One thing I have learned over the years is it is impossible to reason with Feld. I tried. I figured I had to at least do that much, but there is nothing anyone can say to convince him he is wrong… about anything. He is absolutely a lost cause on this (and most things).

So, for those not named Lowell, here are the results of a little experiment I did to prove the inaccuracies of Sitemeter and it’s vulnerability to over-counting visitors who refresh often to see new comments:

  • I wrote a simple program that opened a previously unused domain, and refreshed the browser every 15 minutes.
  • I loaded the program remotely on 3 computers with different internet accounts. One was in my home using Comcast Business account, a second was in my Richmond Office several miles away, and the third was in Tidewater on a computer connected to a Cox Business account. The only page loaded was the main page.
  • I set up a Sitemeter free account
  • I ran the test for 24 hours from around 3 PM on Saturday, ending at 3:00 PM Today.

If Sitemeter were accurate, what I should have seen, despite the refresh every 15 minutes was 3 visits on Saturday and 3 on Sunday with 3 Page Views each day as well.

So, what did the tests show as far as visits?

  • 7 visits yesterday (in 9 hours)
  • 12 visits today (in 15 hours)
  • A total of 19 visits from 3 computers

Over 3 times the expected 6 visits! This is a clear indication that despite never reaching 100 visits, Sitemeter considers a refresh to be a new visitor after a few hours. Even though I would never exceed the 100 address “memory” I still saw visits counted multiple times. If I had 100 or more computers and the 100 memory limit was reached every 15 minutes, there would be several hundred – at least 400 hits, probably far more – registered.

What about Page Views?

  • On Saturday, the same page loading every 15 minutes by 3 PC’s was counted 228 times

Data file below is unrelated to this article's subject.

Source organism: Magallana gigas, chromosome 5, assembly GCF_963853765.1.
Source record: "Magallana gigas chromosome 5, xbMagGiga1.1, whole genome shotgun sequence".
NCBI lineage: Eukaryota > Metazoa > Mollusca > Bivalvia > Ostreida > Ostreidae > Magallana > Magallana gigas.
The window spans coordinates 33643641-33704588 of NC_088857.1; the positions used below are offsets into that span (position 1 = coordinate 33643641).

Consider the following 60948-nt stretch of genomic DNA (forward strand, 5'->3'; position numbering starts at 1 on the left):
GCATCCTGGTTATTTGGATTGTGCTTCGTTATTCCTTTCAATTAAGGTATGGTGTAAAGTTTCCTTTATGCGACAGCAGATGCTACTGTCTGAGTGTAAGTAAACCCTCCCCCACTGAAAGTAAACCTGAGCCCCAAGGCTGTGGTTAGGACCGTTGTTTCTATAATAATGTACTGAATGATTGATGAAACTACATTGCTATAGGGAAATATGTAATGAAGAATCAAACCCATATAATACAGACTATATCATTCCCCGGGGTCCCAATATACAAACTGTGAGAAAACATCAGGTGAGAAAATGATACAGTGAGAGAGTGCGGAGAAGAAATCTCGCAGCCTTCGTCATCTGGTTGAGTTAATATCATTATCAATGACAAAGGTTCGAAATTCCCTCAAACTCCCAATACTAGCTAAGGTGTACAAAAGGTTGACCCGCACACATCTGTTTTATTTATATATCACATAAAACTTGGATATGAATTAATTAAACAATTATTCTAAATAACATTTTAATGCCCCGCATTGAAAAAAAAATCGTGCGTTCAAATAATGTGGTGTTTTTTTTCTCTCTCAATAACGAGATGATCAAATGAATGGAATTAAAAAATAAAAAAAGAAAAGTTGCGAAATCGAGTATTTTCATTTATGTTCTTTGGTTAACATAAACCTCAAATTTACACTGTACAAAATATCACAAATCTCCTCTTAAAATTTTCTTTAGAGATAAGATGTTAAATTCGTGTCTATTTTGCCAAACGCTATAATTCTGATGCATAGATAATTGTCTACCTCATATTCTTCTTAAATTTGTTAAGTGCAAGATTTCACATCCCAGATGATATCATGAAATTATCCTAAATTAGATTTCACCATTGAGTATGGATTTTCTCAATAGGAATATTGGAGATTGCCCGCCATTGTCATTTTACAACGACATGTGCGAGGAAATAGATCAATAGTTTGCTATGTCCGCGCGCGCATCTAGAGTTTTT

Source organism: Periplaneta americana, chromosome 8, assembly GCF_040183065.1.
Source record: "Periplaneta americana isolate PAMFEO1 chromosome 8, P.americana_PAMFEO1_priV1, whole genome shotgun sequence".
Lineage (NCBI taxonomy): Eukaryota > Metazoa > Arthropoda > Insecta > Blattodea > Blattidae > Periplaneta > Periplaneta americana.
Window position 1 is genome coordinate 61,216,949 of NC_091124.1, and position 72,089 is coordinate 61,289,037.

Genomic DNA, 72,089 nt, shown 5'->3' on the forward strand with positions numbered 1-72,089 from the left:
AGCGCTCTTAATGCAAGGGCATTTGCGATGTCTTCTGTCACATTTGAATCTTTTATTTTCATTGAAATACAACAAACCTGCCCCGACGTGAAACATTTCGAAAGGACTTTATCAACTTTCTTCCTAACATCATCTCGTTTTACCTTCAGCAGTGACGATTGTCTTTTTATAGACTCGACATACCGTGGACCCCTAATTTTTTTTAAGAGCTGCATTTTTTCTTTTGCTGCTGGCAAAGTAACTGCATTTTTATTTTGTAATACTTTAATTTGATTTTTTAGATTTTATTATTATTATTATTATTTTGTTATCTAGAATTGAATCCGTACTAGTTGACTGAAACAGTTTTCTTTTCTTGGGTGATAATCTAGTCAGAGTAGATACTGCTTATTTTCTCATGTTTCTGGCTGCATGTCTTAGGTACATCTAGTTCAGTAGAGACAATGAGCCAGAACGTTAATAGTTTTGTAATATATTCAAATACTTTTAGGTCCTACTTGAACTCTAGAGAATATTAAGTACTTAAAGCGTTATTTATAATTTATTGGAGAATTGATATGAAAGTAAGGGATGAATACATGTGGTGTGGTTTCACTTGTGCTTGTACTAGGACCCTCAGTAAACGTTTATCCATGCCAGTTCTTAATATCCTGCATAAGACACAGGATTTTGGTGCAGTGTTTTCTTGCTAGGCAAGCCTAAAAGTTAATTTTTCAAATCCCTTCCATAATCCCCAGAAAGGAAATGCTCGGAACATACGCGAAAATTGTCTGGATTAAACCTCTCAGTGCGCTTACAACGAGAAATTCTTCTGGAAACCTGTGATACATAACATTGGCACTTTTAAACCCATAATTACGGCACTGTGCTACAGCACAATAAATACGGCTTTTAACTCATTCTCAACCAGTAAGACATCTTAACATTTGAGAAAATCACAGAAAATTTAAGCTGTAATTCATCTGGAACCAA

• On Sunday, this same page was counted counted as 447 views.
  • A total of 675 Page views with 3 PC’s on the same page!

Here are the log file pictures as proof:

First, the Summary Page

Next, the Details Page

Note that there are 19 visitors recorded but only 3 different IP addresses (one shows up as 9 times with the others showing up multiple times).

Finally the 7 Day listing

As you can see, a site like Blue Virginia that has an active community of users who either refresh or revisit the site numerous times per day will severely inflate the traffic on the site. Lowell Feld has decided to “do his own” monthly rankings based on the flawed Sitemeter counts that are very favorable to his site’s traffic pattern. But it penalizes sites that have as many unique visitors as Blue Virginia, but have not become online forums.

Lowell wants “apples to apples”. Sitemeter is anything but.

It would have made my task far easier to simply use Sitemeter, and if I had not already done the research over a year ago and found Sitemeter to be inaccurate, I would have.

Instead, I looked at the professional ranking engines. Technorati, Alexa, Compete, WebArbiter, and several more. I came to the conclusion that these folks had spent years and millions of dollars creating algorithms to overcome the shortcomings of the various counters. They know more than I do about measuring web traffic. Some of these actually incorporate Internet Service Provider log files and have massive databases to “remember” and sort out duplicate counts.